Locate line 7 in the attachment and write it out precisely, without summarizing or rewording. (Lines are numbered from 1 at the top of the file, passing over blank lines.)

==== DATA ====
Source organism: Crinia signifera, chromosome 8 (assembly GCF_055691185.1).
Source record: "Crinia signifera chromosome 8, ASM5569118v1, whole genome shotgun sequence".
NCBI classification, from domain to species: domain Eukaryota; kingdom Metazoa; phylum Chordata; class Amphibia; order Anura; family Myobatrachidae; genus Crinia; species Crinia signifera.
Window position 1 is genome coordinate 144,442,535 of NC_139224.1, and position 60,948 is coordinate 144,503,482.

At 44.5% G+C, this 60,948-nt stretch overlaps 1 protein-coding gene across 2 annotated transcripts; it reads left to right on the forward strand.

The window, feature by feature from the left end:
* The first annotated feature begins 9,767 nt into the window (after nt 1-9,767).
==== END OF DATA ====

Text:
* The first annotated feature begins 9,767 nt into the window (after nt 1-9,767).